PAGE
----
• Hartsfield-Jackson Atlanta International Airport (ATL)
  • Honolulu International Airport (HNL)
  • John F. Kennedy International Airport (JFK)
  • McCarran International Airport, Las Vegas (LAS)
  • Los Angeles International Airport (LAX)
  • Miami International Airport (MIA)
  • Newark Liberty International Airport (EWR)
  • Orlando International Airport (MCO)
  • Philadelphia International Airport (PHL)
  • San Francisco International Airport (SFO)
  • San Juan-Luis Múñoz Marin International Airport (SJU)
  • Orlando-Sanford International Airport (SFB)
  • Seattle-Tacoma International Airport-SeaTac (SEA)
  • Washington-Dulles International Airport (IAD)

When: Enrollment is currently open to eligible travelers.  If approved, you are enrolled for a period of 5 years.

Why: Because you are a frequent traveler and you hate standing in lines and want to move on to your connecting flight.  You also don´t have to fill out the blue form.  You will use the machine to enter the information the government requires.

How: The process is pretty simple and straight-forward. Kudos to the design team.  It´s very simple and it´s all managed online.  Here are the steps I went through.

  1. Visit the Enrollment Page to register and create an account on the system.
  2. Complete the online application. The key data points are some personal identification information, address history for the past 5 years, employment history for the past 5 years, and some other questions to determine your eligibility.  It all seemed very straight-forward. Keep in mind, you are agreeing to a background check by going through this process.  And, there are penalties for providing false information.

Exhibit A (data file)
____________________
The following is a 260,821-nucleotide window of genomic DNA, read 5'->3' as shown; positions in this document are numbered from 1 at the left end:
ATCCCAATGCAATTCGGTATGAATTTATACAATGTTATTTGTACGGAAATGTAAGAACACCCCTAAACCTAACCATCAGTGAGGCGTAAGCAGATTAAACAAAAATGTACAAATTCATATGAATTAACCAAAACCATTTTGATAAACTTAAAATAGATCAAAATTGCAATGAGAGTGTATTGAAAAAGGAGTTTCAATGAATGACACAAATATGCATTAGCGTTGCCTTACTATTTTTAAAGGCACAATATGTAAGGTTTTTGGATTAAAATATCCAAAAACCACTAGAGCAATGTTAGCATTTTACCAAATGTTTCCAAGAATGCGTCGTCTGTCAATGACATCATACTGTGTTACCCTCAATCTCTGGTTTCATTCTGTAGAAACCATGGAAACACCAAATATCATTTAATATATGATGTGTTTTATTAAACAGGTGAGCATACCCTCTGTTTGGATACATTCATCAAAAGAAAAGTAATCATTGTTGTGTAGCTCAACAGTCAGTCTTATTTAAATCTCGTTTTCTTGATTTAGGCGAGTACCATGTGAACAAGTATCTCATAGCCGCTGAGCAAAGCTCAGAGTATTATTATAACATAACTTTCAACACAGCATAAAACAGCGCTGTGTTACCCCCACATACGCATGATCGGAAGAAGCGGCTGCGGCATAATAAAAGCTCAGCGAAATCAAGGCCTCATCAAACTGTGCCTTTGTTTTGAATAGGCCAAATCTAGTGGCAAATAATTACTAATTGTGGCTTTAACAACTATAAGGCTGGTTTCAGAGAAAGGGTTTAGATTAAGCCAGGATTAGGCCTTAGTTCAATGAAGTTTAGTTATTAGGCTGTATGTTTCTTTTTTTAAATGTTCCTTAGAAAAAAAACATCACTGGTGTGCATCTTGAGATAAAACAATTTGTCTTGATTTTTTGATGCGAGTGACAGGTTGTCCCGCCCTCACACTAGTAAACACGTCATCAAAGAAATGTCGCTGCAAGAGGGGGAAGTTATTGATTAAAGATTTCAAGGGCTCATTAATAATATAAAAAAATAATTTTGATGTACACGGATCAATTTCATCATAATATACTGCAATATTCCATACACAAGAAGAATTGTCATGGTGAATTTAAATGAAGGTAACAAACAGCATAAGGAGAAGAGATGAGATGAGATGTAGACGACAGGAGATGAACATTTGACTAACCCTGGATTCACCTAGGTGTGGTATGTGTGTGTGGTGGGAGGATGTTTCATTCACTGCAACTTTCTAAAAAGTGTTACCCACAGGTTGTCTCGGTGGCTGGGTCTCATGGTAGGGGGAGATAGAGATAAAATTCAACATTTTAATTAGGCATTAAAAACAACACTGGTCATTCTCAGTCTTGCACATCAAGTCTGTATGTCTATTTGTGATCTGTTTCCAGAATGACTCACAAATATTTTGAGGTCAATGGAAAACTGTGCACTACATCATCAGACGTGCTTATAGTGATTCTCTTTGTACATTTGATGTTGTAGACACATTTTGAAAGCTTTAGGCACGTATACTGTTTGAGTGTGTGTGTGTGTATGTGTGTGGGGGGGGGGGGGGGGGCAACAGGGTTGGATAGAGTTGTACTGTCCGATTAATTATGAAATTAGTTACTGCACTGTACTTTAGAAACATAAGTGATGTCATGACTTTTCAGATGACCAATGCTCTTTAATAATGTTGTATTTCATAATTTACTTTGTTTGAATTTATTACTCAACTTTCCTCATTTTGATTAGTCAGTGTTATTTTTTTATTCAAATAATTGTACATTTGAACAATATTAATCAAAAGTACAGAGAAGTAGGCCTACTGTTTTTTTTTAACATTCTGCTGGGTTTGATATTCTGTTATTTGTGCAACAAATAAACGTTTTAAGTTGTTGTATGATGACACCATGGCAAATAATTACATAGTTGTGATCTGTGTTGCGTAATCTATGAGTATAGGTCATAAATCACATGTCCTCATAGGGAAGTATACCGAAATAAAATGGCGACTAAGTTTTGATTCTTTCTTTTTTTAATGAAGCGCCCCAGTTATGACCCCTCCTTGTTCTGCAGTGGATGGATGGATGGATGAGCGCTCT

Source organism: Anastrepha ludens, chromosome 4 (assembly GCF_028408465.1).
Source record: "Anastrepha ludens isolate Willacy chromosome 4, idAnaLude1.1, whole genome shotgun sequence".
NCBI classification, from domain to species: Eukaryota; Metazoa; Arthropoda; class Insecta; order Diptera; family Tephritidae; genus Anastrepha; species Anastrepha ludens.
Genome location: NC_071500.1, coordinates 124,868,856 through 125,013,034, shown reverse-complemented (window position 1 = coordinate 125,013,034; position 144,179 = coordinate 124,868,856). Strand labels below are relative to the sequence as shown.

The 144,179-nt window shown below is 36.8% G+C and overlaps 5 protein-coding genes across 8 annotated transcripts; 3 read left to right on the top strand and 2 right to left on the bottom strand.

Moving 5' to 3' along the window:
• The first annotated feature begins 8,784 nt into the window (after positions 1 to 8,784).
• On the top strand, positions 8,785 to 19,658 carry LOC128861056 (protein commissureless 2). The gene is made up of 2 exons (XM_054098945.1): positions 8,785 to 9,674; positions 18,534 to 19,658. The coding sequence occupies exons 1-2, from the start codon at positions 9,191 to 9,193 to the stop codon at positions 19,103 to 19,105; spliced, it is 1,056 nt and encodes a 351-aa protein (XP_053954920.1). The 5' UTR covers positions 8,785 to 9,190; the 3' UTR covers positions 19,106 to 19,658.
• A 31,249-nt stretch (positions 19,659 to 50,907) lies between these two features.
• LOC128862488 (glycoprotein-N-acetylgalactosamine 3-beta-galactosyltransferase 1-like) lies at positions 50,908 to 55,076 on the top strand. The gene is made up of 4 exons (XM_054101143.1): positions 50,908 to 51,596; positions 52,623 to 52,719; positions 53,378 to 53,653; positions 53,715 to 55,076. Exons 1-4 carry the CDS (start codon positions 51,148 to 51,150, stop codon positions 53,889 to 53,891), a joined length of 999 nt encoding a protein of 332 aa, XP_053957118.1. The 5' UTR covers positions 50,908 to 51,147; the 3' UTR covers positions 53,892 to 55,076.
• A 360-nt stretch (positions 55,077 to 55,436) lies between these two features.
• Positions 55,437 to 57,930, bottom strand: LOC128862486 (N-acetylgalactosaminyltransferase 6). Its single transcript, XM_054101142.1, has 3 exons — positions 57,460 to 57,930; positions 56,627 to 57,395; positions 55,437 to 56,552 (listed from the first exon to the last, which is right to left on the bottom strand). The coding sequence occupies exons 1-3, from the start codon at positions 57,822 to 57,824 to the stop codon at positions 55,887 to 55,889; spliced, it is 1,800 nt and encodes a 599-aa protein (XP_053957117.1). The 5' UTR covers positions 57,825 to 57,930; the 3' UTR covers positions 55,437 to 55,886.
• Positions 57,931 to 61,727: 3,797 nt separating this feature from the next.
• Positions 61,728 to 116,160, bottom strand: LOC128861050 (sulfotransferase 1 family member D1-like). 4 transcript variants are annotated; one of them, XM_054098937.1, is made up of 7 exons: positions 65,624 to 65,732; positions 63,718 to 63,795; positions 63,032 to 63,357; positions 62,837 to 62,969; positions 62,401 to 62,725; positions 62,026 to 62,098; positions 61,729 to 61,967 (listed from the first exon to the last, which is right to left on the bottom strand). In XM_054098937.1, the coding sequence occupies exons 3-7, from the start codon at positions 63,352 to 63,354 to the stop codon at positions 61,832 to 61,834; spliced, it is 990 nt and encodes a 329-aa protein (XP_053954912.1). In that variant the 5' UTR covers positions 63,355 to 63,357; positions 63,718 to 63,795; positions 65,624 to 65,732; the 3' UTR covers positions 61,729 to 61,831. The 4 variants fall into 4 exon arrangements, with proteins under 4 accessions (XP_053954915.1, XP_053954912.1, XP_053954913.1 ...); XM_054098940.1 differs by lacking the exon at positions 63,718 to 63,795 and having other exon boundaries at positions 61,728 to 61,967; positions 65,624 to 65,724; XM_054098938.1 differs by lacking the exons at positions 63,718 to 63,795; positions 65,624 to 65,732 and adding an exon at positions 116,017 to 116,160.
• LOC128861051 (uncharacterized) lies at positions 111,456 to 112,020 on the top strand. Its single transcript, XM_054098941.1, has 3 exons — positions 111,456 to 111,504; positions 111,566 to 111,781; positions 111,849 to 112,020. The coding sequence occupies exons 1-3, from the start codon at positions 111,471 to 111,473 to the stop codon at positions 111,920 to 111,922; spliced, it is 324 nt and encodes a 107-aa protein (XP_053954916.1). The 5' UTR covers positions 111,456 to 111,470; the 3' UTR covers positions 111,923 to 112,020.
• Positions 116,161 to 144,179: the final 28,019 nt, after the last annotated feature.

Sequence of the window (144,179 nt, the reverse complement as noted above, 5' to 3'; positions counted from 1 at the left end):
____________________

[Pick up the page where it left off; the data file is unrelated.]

3. Pay the $100USD application and enrollment fee. No, it´s not refundable if you are rejected.
  4. CBP will then review your application.  You will receive an email when the review is complete.  You will find a ¨Conditional Approval Letter¨ online in your secured account.
  5. Log back on to the system to schedule your appointment for an in-person interview.  I found that there were ample appointment times. And, I was pleasantly surprised at how quickly I could get be seen. In fact, had I been able to get to Houston the next day, I could have been seen.
  6. Print your ¨Conditional Approval Letter¨ and your interview confirmation.  Don´t count on CBP having a printer you can use.  I don´t think it´s a deal breaker if you show up without it. But, do your part to be prepared as the benefits are certainly worth it.
  7. Interview with a CBP officer.  At a minimum, you will need your valid, machine-readable passport or permanent residency card, and one other form of ID like your driver´s license.  Please double-check with the office or online to make sure you take everything you need.  You will also be giving your fingerprints and taking a photo during the interview.
  8. If you are approved, you will be given a sticker in your passport indicating that you are part of the Global Entry program.

I´ll keep you posted on my experience entering the US when I head back in June.

Pilot Feedback